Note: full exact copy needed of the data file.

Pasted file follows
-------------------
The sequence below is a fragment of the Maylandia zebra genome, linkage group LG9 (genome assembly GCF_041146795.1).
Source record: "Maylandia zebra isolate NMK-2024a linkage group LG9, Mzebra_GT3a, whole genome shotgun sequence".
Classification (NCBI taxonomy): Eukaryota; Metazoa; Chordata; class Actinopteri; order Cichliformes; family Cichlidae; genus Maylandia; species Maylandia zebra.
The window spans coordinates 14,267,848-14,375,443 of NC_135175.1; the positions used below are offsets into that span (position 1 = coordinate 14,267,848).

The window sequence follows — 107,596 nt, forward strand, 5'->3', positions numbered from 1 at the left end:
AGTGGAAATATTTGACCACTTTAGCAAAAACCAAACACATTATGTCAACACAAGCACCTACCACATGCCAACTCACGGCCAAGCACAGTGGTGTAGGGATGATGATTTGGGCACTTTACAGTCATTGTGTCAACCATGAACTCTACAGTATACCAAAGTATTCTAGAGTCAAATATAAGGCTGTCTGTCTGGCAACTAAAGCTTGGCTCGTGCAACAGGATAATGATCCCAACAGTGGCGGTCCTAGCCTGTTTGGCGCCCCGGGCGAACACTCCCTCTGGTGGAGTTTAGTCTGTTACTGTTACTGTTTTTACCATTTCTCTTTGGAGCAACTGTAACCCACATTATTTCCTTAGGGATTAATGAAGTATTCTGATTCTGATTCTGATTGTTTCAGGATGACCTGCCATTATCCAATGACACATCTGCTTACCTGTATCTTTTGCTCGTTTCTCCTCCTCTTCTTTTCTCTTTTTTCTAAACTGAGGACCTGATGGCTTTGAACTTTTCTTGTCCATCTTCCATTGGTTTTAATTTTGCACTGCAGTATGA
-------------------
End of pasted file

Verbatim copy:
The sequence below is a fragment of the Maylandia zebra genome, linkage group LG9 (genome assembly GCF_041146795.1).
Source record: "Maylandia zebra isolate NMK-2024a linkage group LG9, Mzebra_GT3a, whole genome shotgun sequence".
Classification (NCBI taxonomy): Eukaryota; Metazoa; Chordata; class Actinopteri; order Cichliformes; family Cichlidae; genus Maylandia; species Maylandia zebra.
The window spans coordinates 14,267,848-14,375,443 of NC_135175.1; the positions used below are offsets into that span (position 1 = coordinate 14,267,848).

The window sequence follows — 107,596 nt, forward strand, 5'->3', positions numbered from 1 at the left end:
AGTGGAAATATTTGACCACTTTAGCAAAAACCAAACACATTATGTCAACACAAGCACCTACCACATGCCAACTCACGGCCAAGCACAGTGGTGTAGGGATGATGATTTGGGCACTTTACAGTCATTGTGTCAACCATGAACTCTACAGTATACCAAAGTATTCTAGAGTCAAATATAAGGCTGTCTGTCTGGCAACTAAAGCTTGGCTCGTGCAACAGGATAATGATCCCAACAGTGGCGGTCCTAGCCTGTTTGGCGCCCCGGGCGAACACTCCCTCTGGTGGAGTTTAGTCTGTTACTGTTACTGTTTTTACCATTTCTCTTTGGAGCAACTGTAACCCACATTATTTCCTTAGGGATTAATGAAGTATTCTGATTCTGATTCTGATTGTTTCAGGATGACCTGCCATTATCCAATGACACATCTGCTTACCTGTATCTTTTGCTCGTTTCTCCTCCTCTTCTTTTCTCTTTTTTCTAAACTGAGGACCTGATGGCTTTGAACTTTTCTTGTCCATCTTCCATTGGTTTTAATTTTGCACTGCAGTATGA